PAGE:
An Atomic Swap is a smart contract technology which makes possible to exchange coins from two different blockchains without having to trust any third party, for example a centralized exchange.
Atomic swaps involve each party paying into a contract transaction, one contract for each blockchain. The contracts contain an output that is spendable by either party, but the rules required for redemption are different for each party involved.
One party (called counterparty 1 or the initiator) generates a secret and pays the intended trade amount into a contract transaction. The contract output can be redeemed by the second party (called counterparty 2 or the participant) as long as the secret is known. If a period of time (typically 48 hours) expires after the contract transaction has been mined but has not been redeemed by the participant, the contract output can be refunded back to the initiator’s wallet.
In order to perform an on-chain atomic swap between 2 cryptocurrencies, there are several prerequisites. Both chains must support:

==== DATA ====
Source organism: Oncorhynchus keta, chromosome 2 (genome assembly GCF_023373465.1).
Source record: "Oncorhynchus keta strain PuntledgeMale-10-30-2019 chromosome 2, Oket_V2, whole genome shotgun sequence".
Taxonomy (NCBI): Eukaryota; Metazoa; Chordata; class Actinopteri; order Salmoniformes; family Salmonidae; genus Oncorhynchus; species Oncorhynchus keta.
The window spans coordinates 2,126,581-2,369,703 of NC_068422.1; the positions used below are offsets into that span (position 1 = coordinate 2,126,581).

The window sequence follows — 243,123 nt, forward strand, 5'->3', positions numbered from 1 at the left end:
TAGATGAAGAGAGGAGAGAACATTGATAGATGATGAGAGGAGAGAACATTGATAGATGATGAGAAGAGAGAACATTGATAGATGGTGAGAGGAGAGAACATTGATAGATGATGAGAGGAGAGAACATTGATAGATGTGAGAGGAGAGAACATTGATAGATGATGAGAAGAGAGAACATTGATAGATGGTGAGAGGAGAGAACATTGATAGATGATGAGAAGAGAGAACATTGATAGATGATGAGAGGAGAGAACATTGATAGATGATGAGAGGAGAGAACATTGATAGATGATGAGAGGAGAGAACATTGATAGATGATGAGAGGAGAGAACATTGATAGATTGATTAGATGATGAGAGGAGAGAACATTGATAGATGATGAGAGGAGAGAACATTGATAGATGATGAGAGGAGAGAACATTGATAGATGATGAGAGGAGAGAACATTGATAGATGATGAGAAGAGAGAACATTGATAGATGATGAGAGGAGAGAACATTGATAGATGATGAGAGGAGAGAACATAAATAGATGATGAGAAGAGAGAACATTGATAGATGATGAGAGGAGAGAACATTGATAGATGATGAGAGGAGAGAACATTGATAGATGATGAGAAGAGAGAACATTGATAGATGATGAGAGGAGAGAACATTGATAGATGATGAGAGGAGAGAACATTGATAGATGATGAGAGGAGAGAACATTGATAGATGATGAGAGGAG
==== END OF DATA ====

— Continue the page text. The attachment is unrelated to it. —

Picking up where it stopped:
- Branched transaction scripts
- The same hash algorithm in both chains’ transaction scripts
- Signature checks in transaction scripts
- CheckLockTimeVerify or CheckSequenceVerify (“CLTV” and “CSV” for short) in transaction scripts
The hash function in the scripting language is different from the function used for mining. For example, Decred supports blake256, sha256, ripemd160, and sha1. The CLTV and the CSV is for performing a timelock.
Decred-compatible cross-chain atomic swapping¶
The list of compatible currencies can be seen in the GitHub repo
On-chain atomic swaps are not useful in all cases where users want to perform an exchange. This process is well-suited to larger trades that do not require a particularly low latency or high frequency. Since the process involves on-chain transactions, the speed of the process is bound by the mining of blocks, which can take roughly an hour in a worst-case scenario with Bitcoin. Additionally, users must pay transaction fees for both the swap transaction and the redeem transaction on each chain, which can have a non-trivial cost with Bitcoin.
Since these swaps are on-chain, there are some privacy implications that users should be aware of. The swap transactions on each chain include the same hashed value, meaning that anyone doing passive surveillance of the corresponding blockchains can link the coins on one side of the swap to the coins on the other side. This is a different threat model than typical centralized exchanges, where the exchange is required by nation state regulations to retain records of user identities and activity. Instead of having to request data from an exchange, interested parties can follow the coins from one chain to the other. However, despite the ease of determining provenance of the coins across chains, there is no associated identity data available on the counterparties.